Welcome to a New World Order. Millennials, those people born between 1980 and 2000 are growing up, and their collective views will soon define society's stance toward a number of previously entrenched institutions.
Millennials increasingly aren't affiliated with any particular religion, but pray more often than previous generations; they are more accepting of gay marriage; and don't be surprised if they vote in droves to legalize marijuana.
But those aren't the only changes occurring. Many shifts in consumption and communication are taking place as well, and they will have significant effects on our economy. Recently, Goldman Sachs issued a fascinating look at millennials' collective preferences. The findings yield three distinct ways that investors can benefit from the changing of the generational guard.
Healthy living is more than just "not being sick"
Today's young adults have seen their parents deal with a multitude of maladies. Though rates of heart disease and cancer are down, many physical problems develop from our sedentary lifestyle and poor dietary choices.
Take a look at how millennials, along with baby boomers and Generation Xers, define "healthy."
As you can see, millennials view health not so much as a solely lack of sickness but as a life filled with vitality. As far as I can tell, investors can play this trend in two wys.
The first is to invest in companies that have an inherent dedication to healthy eating. While there are far more players in this field than there were just 10 years ago, Whole Foods (NASDAQ: WFM) remains the head-and-shoulders leader.
The company only has about 400 stores now, but believes it can triple that number in the U.S. It is leading the wave of educating consumers about where their food comes from, and how it was sourced. In the end, this is the type of leadership millennials are seeking.
The other way to play this "healthy living" movement is through athletic companies. Specifically, the federal Bureau of Economic Analysis has found that year-over-year increases in spending on athletic apparel have far outpaced total spending on apparel nationwide since the Great Recession.
I see no company better positioned to benefit from this than Under Armour (NYSE:UAA). Not only has the company's incredible revenue growth solidified its burgeoning position in athletic wear -- sales have grown by 28% annually over the past three years -- but it is leading the way toward wearable fitness technology as well.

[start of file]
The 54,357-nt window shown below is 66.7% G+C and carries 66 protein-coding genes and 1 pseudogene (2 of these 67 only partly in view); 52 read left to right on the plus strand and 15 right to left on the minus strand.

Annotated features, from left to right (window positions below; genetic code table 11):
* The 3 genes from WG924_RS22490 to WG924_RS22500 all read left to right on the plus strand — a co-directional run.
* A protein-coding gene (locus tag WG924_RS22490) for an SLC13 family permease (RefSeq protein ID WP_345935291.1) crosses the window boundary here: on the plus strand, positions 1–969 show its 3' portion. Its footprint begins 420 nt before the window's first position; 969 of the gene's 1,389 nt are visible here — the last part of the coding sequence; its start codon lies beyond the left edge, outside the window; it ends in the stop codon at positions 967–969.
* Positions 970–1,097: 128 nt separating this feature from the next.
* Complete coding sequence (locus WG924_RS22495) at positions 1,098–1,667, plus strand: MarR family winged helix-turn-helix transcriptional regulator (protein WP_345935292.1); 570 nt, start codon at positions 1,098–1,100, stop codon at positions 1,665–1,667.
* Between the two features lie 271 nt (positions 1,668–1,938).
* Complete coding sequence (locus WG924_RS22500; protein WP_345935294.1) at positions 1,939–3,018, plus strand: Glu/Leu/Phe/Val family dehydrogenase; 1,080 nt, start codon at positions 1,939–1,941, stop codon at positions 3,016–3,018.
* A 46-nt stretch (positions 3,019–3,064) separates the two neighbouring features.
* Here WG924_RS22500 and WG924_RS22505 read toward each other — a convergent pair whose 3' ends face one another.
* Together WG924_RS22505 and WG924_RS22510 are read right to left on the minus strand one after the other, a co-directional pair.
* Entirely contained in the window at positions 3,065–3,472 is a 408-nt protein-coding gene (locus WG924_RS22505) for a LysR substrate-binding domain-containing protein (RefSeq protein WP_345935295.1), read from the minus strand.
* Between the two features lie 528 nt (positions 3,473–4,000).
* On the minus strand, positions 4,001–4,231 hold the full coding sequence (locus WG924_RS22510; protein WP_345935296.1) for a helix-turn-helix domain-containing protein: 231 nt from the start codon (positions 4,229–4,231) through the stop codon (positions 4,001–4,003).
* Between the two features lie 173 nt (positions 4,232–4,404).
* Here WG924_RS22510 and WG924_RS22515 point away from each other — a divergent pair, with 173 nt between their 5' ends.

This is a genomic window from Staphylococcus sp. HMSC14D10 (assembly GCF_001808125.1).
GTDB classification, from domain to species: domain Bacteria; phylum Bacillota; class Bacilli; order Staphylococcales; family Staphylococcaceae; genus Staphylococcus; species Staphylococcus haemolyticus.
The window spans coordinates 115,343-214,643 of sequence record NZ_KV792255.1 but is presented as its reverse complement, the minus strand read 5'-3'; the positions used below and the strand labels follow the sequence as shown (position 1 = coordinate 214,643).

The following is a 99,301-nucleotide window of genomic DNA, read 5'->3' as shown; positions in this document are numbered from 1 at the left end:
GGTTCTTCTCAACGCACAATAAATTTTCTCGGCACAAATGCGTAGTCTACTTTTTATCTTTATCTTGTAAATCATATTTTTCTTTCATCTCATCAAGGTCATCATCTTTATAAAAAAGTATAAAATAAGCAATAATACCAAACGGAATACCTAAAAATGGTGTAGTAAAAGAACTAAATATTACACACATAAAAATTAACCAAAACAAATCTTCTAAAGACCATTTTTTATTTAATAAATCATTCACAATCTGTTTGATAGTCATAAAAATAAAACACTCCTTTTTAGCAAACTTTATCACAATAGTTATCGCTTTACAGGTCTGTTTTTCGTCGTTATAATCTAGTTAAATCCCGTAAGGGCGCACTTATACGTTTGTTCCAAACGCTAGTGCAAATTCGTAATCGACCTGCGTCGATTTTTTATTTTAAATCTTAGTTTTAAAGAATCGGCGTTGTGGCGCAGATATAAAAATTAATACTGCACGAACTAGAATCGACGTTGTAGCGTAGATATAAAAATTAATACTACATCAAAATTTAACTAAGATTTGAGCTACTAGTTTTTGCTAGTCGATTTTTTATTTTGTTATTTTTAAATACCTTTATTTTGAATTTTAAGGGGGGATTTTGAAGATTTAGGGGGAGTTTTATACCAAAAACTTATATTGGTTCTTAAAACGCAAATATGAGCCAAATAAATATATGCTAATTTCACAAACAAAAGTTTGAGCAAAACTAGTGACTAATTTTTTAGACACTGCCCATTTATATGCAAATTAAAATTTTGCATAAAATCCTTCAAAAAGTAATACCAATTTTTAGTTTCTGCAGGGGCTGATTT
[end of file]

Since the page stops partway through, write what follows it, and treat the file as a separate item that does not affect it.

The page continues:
Lots more shopping will happen online
Without doing any research, if someone were to ask me what percent of goods are bought online, I would probably say about one-third -- based largely on the orders my household makes every month.
But the reality is far smaller. According to the Census Bureau, e-commerce accounted for just 6.7% of all U.S. retail purchases in the fourth quarter of 2014. That means there's tons of room for growth. While its data comes from the United Kingdom, the Goldman Sachs' report makes clear millennials like e-commerce.
Although countless retailers have an e-commerce presence, I would argue Amazon.com (NASDAQ:AMZN) has the dominant position. The company has built a network of uber-expensive fulfillment centers that no competitor can afford to match. That means Amazon will be the most convenient platform for online shoppers -- with lickety-split delivery via the U.S. Postal Service, drone, or even rapid 3D printing.
Social media: Connecting the world
Finally, and unsurprisingly, millennials increasingly rely on social media to connect with the world -- especially with those who aren't in close physical proximity. This trend shows absolutely no sign of slowing.
Here's what Goldman Sachs found when it comes to millennials' tendency to communicate about brands, services, and products via social media.
Some might argue that teens and young adults' preferences for social media are rapidly changing, but I contend that Facebook (NASDAQ:FB) remains the de-facto leader in this field, and I think it will hold that position for decades to come.
Not only does the company have the second-most popular website nationally and globally (according to alexa.com), but it has seeds in place to build an umatched social media network. With CEO Mark Zuckerberg at the helm, I believe the integration and monetization of Instagram, WhatsApp, and Oculus Rift will enable the company to continue dominating social media until today's millennials are in their 40s and 50s.
Of course, there's no guarantee that all of these companies will be winners in the coming shifts in tastes. But at the very least, investors should consider these changes when evaluating their own portfolio over the long run.
John Mackey, co-CEO of Whole Foods Market, is a member of The Motley Fool's board of directors. Brian Stoffel owns shares of Amazon.com, Facebook, and Whole Foods Market. The Motley Fool recommends Amazon.com, Facebook, Goldman Sachs, Under Armour, and Whole Foods Market. The Motley Fool owns shares of Amazon.com, Facebook, Under Armour, and Whole Foods Market. Try any of our Foolish newsletter services free for 30 days. We Fools may not all hold the same opinions, but we all believe that considering a diverse range of insights makes us better investors. The Motley Fool has a disclosure policy.